In a recent episode of The Big Bang Theory, character Sheldon Cooper designed a highly complicated three-person game of chess, with an odd-shaped nonagon board and two new pieces—serpent and old woman. Seemingly pioneering, in truth, three-player chess has been around since the early-1700s, with many different variations, most of which retain the basic game structure and sixteen pieces that each player controls.
A newly released variation is called 3 Man Chess, a circular board that claims to "accommodate three players, without compromising any of the rules, strategies, or competitive challenges" of conventional chess.
The gameplay is pretty much the same, with most of the traditional rules applicable. The center of the board could get pretty tricky, and consider yourself checked if your two opponents decide to join forces and gang up on you.
Curious, I asked Russian chess Grandmaster Alexandra Kosteniuk what she thought about three-player chess, and the former Women's World Chess Champion responded, "Chess is hard enough without having to figure out strategies in case two players team against the third. Chess is a fair game, one person against another, both starting with the same number of pieces. How can the game be fair with three players?"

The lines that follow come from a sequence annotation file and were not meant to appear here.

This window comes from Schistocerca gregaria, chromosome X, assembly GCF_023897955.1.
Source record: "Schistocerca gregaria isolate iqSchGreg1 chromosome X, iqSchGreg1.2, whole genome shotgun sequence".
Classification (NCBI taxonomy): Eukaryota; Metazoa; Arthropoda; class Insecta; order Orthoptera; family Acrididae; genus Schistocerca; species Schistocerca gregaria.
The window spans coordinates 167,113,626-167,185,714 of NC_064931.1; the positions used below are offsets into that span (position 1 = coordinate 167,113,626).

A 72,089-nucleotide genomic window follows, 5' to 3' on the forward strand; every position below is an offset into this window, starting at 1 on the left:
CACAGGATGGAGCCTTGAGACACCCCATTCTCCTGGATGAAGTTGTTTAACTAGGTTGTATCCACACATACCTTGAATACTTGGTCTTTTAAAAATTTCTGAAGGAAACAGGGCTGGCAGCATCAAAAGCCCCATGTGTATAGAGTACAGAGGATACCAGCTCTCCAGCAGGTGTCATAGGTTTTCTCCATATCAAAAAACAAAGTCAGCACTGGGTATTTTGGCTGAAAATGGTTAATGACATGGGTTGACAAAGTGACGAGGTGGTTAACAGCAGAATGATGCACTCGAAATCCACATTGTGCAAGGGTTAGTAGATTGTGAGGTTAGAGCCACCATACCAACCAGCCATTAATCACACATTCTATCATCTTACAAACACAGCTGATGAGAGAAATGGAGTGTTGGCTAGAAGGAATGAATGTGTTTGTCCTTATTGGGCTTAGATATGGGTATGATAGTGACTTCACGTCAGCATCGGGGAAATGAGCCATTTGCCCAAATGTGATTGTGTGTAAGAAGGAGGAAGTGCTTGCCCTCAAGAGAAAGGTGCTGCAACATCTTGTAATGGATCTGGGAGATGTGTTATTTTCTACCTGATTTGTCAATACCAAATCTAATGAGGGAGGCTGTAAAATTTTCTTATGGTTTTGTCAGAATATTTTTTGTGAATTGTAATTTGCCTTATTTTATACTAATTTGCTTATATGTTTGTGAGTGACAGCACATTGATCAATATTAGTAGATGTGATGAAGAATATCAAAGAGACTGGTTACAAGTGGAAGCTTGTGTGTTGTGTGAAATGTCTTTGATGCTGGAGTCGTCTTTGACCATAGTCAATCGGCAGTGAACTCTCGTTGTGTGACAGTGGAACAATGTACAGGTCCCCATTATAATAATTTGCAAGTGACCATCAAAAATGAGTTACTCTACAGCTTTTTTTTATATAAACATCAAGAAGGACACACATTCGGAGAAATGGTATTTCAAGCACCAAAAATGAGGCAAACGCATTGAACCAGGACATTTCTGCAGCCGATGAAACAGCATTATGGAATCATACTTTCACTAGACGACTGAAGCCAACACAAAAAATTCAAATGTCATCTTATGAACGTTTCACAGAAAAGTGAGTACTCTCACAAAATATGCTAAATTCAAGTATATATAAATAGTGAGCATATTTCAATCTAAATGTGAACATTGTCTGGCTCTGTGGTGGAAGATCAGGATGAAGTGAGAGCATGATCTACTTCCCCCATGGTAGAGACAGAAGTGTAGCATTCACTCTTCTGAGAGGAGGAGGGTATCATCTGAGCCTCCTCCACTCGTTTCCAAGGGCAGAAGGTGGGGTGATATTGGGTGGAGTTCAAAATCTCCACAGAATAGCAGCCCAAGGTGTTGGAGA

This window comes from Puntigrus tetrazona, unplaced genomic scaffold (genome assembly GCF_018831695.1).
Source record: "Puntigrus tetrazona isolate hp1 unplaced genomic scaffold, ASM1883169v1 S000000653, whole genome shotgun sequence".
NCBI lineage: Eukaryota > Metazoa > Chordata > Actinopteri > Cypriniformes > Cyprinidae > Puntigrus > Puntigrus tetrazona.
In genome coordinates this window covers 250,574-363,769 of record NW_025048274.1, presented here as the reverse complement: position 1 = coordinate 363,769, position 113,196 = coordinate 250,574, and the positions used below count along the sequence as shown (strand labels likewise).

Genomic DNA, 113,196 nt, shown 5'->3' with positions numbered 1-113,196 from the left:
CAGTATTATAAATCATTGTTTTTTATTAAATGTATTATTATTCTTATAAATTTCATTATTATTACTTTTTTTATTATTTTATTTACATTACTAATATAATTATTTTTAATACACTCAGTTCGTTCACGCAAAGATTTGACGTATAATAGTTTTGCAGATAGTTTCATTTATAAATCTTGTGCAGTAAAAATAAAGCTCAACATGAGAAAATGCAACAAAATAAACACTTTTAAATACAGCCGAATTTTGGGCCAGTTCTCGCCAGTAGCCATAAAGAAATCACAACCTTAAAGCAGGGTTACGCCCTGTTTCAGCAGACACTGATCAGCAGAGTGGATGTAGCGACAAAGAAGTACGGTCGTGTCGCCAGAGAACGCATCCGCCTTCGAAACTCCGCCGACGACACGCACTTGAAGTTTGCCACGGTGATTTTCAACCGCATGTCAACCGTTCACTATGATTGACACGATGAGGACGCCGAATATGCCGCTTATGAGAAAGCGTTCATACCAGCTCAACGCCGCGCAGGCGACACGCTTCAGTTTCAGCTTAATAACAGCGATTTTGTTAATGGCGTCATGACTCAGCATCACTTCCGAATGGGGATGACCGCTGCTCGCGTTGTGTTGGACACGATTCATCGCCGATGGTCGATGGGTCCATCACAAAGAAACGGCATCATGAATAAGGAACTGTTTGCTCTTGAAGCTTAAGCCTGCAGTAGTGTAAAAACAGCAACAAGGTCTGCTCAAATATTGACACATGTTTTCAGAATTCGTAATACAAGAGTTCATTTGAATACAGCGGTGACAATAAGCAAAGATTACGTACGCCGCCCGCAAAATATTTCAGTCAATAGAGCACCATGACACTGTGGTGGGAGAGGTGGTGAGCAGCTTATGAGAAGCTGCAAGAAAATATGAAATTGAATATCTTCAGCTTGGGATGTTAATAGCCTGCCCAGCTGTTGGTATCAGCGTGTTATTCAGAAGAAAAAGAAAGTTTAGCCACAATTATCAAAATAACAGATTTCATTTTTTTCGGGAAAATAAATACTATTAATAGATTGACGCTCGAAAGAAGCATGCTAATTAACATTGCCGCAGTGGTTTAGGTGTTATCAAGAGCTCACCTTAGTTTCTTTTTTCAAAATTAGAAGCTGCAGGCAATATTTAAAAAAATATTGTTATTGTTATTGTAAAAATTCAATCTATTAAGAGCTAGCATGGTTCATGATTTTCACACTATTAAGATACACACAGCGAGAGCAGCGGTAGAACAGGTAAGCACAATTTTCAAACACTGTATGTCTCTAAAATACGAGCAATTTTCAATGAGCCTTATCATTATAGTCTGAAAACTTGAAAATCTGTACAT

Indeed, there will always be an imbalance with three player chess, so is it worth trying out? If you're a diehard chess fan with a yearning for a twist, surely.
One chess variant that Kosteniuk likes is Chess960, also called Fischer Random Chess, invented by former chess legend Bobby Fischer. She's currently the Women's World Chess Champion in that style of play. Kosteniuk also enjoys Chess Attack, a smaller, kid-friendly version with only ten pieces per player.
If you want to take a stab at some three-player chess without the commitment of purchasing a full game, you can try out an online version, like ThreeChess. And instead of shelling out more than $40, it's probably worth making your own board; Just outline a similar gridded board on some paper or cardboard, grab three players worth of pieces from a few classic sets, and whip out the spray paint.
I wonder how difficult it is to checkmate both opponents at the same time?